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Bladder Cancer Awareness Month: Spotlighting Key Advances in the Paradigm
Volume 1
Issue 1

Expansion of Frontline Immunotherapy Regimens Improves Prognosis, Increases Optimism in Urothelial Cancer

Peter H. O’Donnell, MD, provides insights on key developments in bladder cancer management and how they have generated optimism within the field.

Peter H. O'Donnell, MD

Peter H. O'Donnell, MD

The expansion of tools and treatment options for patients with bladder cancer with the addition of enfortumab vedotin-ejfv (Padcev) plus pembrolizumab (Keytruda), as well as nivolumab (Opdivo) plus gemcitabine/cisplatin, to the first-line arsenal has led to a shift in optimism and changing mindsets regarding prognosis for both patients and providers, according to Peter H. O’Donnell, MD, who added that more research is needed to identify which patients are most likely to respond to these regimens.

To continue pushing the needle forward in urothelial cancer, oncologists are now awaiting results from ongoing studies with immunotherapy in the perioperative setting; considering questions around re-treatment with immunotherapy-based regimens in the event of recurrent disease; and exploring combinations of antibody-drug conjugates (ADCs) with or without immunotherapies in later lines, O’Donnell detailed in an interview with OncLive®.

“My main message to providers is don’t think that it’s still 1995, because the tools have changed dramatically,” said O’Donnell, who is a faculty physician and associate professor of medicine at the University of Chicago in Illinois. “Therefore, the optimism and outlook that we have for patients [with bladder cancer] coming through our door should be completely different.”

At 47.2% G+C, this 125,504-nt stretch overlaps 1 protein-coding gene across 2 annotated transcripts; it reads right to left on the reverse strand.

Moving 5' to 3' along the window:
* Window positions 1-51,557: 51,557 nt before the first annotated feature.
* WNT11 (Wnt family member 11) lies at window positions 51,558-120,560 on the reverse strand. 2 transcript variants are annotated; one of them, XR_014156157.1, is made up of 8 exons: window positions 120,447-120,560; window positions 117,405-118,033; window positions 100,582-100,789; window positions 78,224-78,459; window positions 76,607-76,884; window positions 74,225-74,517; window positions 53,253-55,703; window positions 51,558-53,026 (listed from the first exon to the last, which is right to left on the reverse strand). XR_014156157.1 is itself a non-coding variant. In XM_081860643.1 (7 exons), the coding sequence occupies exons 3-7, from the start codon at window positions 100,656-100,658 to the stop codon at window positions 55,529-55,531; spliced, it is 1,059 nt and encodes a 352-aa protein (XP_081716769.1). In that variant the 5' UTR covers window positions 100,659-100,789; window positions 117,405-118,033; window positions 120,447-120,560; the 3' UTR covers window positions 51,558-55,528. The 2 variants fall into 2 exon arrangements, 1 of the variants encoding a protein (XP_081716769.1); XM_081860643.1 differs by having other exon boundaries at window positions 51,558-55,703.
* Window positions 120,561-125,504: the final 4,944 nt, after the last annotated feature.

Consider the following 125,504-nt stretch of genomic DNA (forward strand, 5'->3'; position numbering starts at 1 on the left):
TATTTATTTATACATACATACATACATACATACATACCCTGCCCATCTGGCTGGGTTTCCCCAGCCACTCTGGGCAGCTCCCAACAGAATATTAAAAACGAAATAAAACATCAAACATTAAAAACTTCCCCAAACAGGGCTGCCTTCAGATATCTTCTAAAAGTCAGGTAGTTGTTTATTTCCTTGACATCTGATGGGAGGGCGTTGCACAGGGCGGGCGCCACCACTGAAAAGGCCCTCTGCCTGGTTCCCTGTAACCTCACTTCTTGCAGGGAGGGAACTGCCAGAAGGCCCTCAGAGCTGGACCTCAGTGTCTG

In the interview O’Donnell shared his insights on exciting developments in bladder cancer treatment, including the significance of having enfortumab vedotin plus pembrolizumab for patients with locally advanced or metastatic bladder cancer, and ongoing efforts to move these agents into earlier lines; how emerging agents in non–muscle-invasive bladder cancer (NMIBC) could engender earlier intervention and improved survival; and how combination regimens with ADCs and immunotherapy could improve response rates beyond those seen with the current standard of care (SOC).

OncLive: How have data from the the phase 3 EV-302/KEYNOTE-A39 trial (NCT04223856), which supported the FDA approval of enfortumab vedotin plus pembrolizumab,1 shifted the treatment paradigm in urothelial cancer?

O’Donnell: Enfortumab vedotin plus pembrolizumab has revolutionized the way we’re treating [patients with] metastatic urothelial cancer. It has completely changed the paradigm. We used to think that all patients have to get platinum [chemotherapy] as their first treatment. That’s been turned upside down now because survival [outcomes with] enfortumab vedotin plus pembrolizumab [were] nearly double [that of] platinum-based therapy. It’s hard to argue with that, and I find myself hard pressed to justify giving anything but this regimen in the frontline setting.